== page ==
Film Reviews - January 16

00:00 January 09, 2012
By: David Vicari, Fritz Esker
[Courtesy of Sony Pictures Classics]


**1/2 stars (out of four)

by Fritz Esker

Director Roman Polanski's latest film, Carnage (adapted from the stage play God of Carnage), is a partially successful film that runs out of gas in its final act. The movie takes place almost entirely in the apartment of an affluent couple (Jodie Foster and John C. Reilly) whose young son was injured in a playground fight. They're hosting the parents of the other child (Christoph Waltz and Kate Winlset) in an effort to settle the dispute. What starts off as two couples trying to be polite under strained circumstances gradually deteriorates into out-and-out viciousness, first one couple against the other, then the husbands and wives turning on each other as cracks in their marriages are exposed. For roughly the first hour of the film (it only runs 1 hour, 20 minutes), there are darkly comedic moments as the tensions start bubbling to the surface and all four actors acquit themselves very well. However, the last 20 minutes of the film deteriorates into the four principals shouting at each other and the film struggles to find the right note to end on, resulting in a rather abrupt conclusion. Ultimately, Carnage might have worked better as a short film.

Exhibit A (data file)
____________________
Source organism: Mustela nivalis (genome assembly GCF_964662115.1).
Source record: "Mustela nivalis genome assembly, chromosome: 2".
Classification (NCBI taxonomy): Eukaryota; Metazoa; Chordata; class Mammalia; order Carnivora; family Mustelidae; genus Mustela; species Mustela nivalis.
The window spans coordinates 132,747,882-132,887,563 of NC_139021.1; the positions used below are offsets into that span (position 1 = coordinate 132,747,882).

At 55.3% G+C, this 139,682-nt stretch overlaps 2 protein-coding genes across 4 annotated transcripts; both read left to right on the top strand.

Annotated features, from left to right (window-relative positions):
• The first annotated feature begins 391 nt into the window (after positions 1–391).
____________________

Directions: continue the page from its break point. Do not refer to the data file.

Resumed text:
Beauty & the Beast 3-D

*** ½

by David Vicari

Beginning January 13, Walt Disney's 1991 animated classic Beauty & the Beast returns to movie theaters - in 3-D. I feel weird giving a synopsis of a film everyone knows, but here's the gist: Young, uncaring prince (voice of Robby Benson) is cursed and transformed into a hideous creature. His only hope at redemption comes in the form of the pretty, book smart village girl, Belle (voice of Paige O'Hara). Beauty & the Beast still holds up. Good characterizations combined with the unforgettable songs by Howard Ashman and Alan Menken) make this something special. The 3-D conversion is acceptable, although there are some oddities, like characters faces sometimes looking distorted with eyebrows or noses appearing detached. Yeah, the 3-D isn't really necessary, but it's always such a joy to see Beauty & the Beast on a big screen in a theater.

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